Some years ago, while decadently enjoying oysters fresh out of the sea on Georgia and Emmett Oliver’s deck overlooking the Hood Canal at Lilliwaup, Washington, a group of us began tossing aroound the wonderful Indian names of the rivers in the Olympic rain forest just across the highway from us. Hamma Hamma, Dosewallips, Duckabush, Elwha, Hoh. Dr. Advice and I thought it would be a great idea to backpack through the rain forest up one of these rivers, and be met on the far side by friends who would bring us back to Lilliwaup. It didn’t really matter that we had not done much if any backpacking, although we were great hikers and campers. How difficult could it be? When the oysters were gone, and a few more bottles of wine consumed, our plans were set. We would go back home to Fremont, gather our gear, pack up Hilda our intrepid little dachsund, and return in a couple of weeks to begin the hike. Collecting the right gear and supplies took a bit more time than we thought, so the trip was postponed until the end of August.
We arrived at the Canal in high spirits ready to be dropped off at the trailhead the next morning. Along with dry food which we would be eating during the hike, I tucked in large bunches of fresh grapes which I thought would be a good way to hydrate us along the way. Hilda was in rare form, cheerfully trotting alon g ahead of us reveling in all the strange smells and occasional scurrying of invisible varmints. We had chosen to hike the Duckabush trail which was well marked on the Geologic survey maps we had acquired. After about 5 miles, though we were shaded most of the way by the moss covered trees, it began to be hot, so we shed some of the clothing we had started with in the early morning fog. Dr. Advice sang his old Boy Scout songs, and I ate grapes until their sweetness conflicted with the unfamiliar effort I was exerting and I felt I would embarrass myself if I did not sit and remove my backpack. Dr. Advice, being of strong Danish heritage offered good advice to throw away the grapes.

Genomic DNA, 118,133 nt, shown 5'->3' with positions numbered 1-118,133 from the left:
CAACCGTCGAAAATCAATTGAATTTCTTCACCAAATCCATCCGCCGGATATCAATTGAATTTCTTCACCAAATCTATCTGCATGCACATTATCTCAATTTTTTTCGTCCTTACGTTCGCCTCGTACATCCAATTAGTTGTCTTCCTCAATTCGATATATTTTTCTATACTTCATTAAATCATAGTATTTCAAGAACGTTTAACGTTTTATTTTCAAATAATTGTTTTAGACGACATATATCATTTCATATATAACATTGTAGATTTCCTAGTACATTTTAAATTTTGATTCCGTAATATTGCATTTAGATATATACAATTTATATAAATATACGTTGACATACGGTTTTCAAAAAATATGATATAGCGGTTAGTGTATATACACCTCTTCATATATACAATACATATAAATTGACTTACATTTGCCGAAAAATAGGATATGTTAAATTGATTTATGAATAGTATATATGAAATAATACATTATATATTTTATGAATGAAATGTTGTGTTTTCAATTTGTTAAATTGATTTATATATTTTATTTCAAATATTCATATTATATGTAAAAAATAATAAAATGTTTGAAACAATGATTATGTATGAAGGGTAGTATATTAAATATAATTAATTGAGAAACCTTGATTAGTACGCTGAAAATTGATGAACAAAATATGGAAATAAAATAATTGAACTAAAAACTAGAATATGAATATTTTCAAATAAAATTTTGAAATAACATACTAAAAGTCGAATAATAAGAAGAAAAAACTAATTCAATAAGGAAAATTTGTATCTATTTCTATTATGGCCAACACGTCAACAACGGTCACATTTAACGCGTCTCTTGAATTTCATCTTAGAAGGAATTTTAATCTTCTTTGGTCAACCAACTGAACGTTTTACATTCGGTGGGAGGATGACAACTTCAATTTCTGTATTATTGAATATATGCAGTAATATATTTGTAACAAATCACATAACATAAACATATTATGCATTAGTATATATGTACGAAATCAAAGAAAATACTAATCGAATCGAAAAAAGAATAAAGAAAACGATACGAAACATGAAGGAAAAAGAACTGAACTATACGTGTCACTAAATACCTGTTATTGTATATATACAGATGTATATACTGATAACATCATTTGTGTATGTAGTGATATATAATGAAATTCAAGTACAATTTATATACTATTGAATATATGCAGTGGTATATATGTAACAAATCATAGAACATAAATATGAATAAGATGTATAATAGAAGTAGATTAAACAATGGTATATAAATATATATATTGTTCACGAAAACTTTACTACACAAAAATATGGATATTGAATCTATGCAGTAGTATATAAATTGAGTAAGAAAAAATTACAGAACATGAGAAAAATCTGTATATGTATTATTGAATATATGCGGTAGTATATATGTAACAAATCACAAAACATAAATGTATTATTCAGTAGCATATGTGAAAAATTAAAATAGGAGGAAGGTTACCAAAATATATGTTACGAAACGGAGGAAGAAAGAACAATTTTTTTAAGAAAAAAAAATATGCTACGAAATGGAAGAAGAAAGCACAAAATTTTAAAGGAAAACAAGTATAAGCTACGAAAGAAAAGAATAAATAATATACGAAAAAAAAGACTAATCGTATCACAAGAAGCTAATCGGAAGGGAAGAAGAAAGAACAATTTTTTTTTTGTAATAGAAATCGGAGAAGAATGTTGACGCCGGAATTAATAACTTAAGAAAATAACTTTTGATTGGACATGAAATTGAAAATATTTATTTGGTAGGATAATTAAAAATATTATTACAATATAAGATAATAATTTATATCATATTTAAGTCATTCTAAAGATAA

We continued for another few miles that first day, until strangely, my pack gained another 16 pounds, and I made the sensible suggestion to stop for the day. Just about that time, we heard singing coming from along the trail behind us, and a large group of Boy Scouts were marching cheerily along on the way to the same bivouac we were headed for. They waved at us, Hilda sniffed and followed them for a few yards, and we decided to go a little further and set up camp by ourselves instead of sharing the space with a bunch of 12 year olds.
We found a lovely spot with a tiny stream and threw our sleeping bags on the ground and called it home for the night. Dr. Advice asked if I had seen the bear warning signs along the way, which I had not. We made coffee on our little stove, and prepared to bed down. We did not have food that the bears might be interested in, unless you considered Hilda, so I tucked her into my sleeping bag and told her to be very quiet. I hung a pair of red lace panties from a tree, thinking this might discourage any bear who was brave enough to check us out, and we slept soundly until early morning.
I don’t remember much about the second day, except being very tired, and hungry for “real” food, so we took a straw poll and decided that 20 miles was about a decent stroll into this forest. We turned around on the third day and headed back. Emmett said he was surprised we had not gone all the way, but looking back, I am sure he knew we were pretty wimpy. They picked us up at the trailhead and we all had a good laugh over my red lace panty episode.
“All journeys have secret destinations of which the traveler is unaware” Martin Buber